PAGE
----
A University of Waterloo study has found that delayed freezing and early thaws in Arctic lakes have resulted in a winter ice season about 24 days shorter today than it was in 1950. The same research also found that climate change has affected ice thickness at the coldest point in the season. Ice was 38 centimetres thicker in 1950 than it was in 2011.
“We’ve found that the thickness of the ice has decreased tremendously in response to climate warming in the region,” said lead author Cristina Surdu, a PhD student in Waterloo’s Department of Geography and Environmental Management. “When we saw the actual numbers we were shocked at how dramatic the change has been. It’s basically more than a foot of ice by the end of the winter.”
The study, sponsored by the European Space Agency ESA and published in The Cryosphere, looked at more than 400 lakes of the North Slope of Alaska, marking the first time that researchers have been able to study lake-ice in the region over such a long period of time.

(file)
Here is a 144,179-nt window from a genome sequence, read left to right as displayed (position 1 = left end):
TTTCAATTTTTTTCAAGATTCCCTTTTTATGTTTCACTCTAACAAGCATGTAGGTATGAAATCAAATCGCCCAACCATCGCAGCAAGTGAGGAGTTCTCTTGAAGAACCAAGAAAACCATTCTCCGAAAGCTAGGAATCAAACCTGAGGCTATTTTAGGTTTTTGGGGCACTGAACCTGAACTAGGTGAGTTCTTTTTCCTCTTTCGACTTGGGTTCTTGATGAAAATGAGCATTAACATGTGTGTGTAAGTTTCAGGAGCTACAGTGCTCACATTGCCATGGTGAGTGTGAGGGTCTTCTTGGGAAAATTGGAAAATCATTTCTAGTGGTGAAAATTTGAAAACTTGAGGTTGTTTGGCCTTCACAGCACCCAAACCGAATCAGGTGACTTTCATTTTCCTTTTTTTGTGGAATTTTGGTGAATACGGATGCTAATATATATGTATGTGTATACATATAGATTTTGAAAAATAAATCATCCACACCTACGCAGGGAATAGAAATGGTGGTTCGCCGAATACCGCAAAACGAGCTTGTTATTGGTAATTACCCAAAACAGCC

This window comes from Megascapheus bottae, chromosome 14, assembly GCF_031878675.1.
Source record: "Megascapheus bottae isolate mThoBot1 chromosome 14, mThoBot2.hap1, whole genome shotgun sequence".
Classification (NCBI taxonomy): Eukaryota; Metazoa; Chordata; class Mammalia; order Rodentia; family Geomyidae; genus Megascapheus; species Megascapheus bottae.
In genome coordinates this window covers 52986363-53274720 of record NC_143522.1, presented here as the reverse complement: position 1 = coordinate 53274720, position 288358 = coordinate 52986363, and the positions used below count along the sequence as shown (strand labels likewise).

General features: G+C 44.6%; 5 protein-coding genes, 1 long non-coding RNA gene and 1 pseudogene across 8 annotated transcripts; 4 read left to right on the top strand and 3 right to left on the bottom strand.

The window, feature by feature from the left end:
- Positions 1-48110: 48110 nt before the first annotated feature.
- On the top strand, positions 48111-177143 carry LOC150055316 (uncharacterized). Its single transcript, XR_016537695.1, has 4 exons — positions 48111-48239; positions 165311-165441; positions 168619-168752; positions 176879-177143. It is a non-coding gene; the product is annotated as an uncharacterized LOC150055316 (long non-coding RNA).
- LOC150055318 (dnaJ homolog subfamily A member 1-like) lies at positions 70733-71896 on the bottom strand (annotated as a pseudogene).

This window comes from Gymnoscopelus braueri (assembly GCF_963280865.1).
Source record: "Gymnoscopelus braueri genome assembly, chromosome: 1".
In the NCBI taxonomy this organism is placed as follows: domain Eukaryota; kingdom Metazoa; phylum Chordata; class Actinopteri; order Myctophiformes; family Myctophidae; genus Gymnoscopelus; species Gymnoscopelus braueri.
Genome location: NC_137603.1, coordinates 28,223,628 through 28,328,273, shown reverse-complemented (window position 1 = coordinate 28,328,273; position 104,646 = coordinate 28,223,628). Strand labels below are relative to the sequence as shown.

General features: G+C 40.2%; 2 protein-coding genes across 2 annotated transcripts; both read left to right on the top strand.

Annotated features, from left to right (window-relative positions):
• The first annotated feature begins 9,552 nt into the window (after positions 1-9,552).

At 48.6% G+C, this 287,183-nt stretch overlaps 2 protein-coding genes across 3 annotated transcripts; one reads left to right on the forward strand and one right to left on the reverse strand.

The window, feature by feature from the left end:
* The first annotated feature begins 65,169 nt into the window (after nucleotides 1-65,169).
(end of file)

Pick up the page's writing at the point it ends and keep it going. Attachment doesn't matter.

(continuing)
“Prior to starting our analysis, we were expecting to find a decline in ice thickness and grounded ice based on our examination of temperature and precipitation records of the past five decades from the Barrow meteorological station,” said Surdu. “At the end of the analysis, when looking at trend analysis results, we were stunned to observe such a dramatic ice decline during a period of only 20 years. “
The team was also able to ascertain that only 26 per cent of lakes froze down to the bed in 2011, compared to 62 per cent in 1992. Satellite radar imagery from ESA was used in the research.